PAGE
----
As a cereal grain, Rice is the most widely consumed staple food for a large part of the world’s human population, especially in Asia and the West Indies. It is the grain with the second-highest worldwide production, after maize (corn), according to data for 2010. Since a large portion of maize crops are grown for purposes other than human consumption, rice is the most important grain with regard to human nutrition and caloric intake, providing more than one fifth of the calories consumed worldwide by the human species.
Rice is a major food staple and a mainstay for the rural population and their food security. It is mainly cultivated by small farmers in holdings of less than 1 hectare. Rice is also a wage commodity for workers in the cash crop or non-agricultural sectors. Rice is vital for the nutrition of much of the population in Asia, as well as in Latin America and the Caribbean and in Africa; it is central to the food security of over half the world population. Developing countries account for 95% of the total production, with China and India alone responsible for nearly half of the world output.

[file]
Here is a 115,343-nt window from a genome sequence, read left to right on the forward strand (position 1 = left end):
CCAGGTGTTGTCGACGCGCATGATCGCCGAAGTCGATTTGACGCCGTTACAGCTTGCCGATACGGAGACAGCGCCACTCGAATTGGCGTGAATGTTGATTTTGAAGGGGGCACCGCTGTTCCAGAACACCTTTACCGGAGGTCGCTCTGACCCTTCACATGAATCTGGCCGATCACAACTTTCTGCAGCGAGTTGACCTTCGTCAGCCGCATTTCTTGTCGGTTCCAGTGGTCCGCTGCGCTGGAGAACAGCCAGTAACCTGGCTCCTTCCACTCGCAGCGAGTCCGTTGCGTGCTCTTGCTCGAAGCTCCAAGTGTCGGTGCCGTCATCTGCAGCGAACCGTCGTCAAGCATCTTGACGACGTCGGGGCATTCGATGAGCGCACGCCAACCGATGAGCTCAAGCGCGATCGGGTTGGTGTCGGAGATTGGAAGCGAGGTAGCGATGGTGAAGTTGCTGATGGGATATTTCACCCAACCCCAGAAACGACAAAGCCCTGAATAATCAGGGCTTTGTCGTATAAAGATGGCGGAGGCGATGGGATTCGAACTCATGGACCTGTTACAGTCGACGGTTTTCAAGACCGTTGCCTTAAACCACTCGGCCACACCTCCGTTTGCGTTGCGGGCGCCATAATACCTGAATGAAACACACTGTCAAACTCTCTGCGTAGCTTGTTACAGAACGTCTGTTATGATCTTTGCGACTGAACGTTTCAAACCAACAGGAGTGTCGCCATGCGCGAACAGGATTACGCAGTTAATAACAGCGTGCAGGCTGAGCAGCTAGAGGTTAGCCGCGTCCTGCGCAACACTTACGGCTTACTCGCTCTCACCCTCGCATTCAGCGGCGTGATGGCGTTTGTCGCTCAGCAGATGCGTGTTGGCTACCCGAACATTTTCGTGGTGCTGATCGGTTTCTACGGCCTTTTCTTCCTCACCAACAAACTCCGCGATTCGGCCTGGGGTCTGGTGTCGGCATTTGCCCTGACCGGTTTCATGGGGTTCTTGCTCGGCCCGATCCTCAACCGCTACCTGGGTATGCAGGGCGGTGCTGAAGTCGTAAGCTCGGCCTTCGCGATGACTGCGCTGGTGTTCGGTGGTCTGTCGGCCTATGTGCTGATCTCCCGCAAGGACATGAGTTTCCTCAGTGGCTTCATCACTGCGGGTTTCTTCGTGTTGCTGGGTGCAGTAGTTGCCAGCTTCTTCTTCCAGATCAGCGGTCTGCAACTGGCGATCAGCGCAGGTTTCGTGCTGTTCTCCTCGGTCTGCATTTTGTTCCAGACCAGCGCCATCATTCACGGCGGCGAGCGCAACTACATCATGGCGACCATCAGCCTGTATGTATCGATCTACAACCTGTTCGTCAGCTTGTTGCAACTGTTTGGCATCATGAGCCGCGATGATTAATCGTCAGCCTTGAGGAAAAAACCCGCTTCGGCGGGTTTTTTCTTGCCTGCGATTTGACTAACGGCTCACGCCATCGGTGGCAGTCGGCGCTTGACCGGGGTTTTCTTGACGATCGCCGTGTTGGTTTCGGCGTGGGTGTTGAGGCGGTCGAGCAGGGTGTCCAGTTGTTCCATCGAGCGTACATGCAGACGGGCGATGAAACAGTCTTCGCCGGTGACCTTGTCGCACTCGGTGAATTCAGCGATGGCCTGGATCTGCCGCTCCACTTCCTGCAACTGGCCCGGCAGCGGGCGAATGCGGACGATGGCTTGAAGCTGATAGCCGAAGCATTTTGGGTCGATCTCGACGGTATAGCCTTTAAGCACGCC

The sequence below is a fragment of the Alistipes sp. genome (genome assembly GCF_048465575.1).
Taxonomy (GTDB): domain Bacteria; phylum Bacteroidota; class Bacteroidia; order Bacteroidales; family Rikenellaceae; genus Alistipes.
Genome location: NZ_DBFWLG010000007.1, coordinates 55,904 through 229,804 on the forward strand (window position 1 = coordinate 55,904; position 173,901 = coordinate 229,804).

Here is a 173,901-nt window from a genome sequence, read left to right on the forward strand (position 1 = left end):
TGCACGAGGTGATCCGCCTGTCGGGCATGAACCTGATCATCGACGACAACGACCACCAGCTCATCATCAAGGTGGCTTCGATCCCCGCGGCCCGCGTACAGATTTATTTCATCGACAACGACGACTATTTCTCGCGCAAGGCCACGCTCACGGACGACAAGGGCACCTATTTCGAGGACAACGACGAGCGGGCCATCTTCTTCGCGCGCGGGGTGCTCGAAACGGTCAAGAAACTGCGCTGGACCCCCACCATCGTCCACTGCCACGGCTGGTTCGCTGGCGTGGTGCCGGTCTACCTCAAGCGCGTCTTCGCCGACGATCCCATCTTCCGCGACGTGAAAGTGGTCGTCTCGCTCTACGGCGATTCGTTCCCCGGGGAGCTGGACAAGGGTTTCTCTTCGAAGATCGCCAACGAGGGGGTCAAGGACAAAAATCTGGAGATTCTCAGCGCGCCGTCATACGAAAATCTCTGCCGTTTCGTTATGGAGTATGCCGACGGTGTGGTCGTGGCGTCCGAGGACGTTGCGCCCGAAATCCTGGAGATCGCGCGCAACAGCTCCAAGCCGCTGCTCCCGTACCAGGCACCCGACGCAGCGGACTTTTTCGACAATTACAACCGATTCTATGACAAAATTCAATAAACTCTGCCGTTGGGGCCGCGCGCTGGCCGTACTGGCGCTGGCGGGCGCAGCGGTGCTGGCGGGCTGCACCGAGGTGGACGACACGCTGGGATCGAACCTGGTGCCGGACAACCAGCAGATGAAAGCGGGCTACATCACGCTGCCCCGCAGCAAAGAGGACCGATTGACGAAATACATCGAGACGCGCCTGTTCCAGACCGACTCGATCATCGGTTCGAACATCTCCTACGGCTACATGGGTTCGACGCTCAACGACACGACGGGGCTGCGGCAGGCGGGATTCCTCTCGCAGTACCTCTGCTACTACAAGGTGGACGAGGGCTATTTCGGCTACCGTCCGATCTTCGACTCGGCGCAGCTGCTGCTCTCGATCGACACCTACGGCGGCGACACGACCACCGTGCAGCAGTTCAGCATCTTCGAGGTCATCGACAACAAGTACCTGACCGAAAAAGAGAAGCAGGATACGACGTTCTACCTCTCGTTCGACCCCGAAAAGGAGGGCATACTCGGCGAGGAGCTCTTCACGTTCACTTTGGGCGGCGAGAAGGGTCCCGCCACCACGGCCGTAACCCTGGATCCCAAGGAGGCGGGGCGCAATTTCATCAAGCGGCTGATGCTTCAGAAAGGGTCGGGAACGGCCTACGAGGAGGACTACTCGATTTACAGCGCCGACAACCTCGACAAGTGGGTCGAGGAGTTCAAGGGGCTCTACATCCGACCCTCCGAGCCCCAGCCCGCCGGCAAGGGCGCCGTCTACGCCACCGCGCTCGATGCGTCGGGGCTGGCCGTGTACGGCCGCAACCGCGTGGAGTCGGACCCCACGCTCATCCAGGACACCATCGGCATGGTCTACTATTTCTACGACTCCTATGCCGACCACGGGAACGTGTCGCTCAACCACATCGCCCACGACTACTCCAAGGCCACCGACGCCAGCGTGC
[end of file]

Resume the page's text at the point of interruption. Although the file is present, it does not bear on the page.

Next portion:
As of 2009 world food consumption of rice was 531,639 thousands metric tons of paddy equivalent (354,603 of milled equivalent), while the far largest consumers were China consuming 156,312 thousands metric tons of paddy equivalent (29.4% of the world consumption) and India consuming 123,508 thousands metric tons of paddy equivalent (23.3% of the world consumption). Between 1961 and 2002, per capita consumption of rice increased by 40%.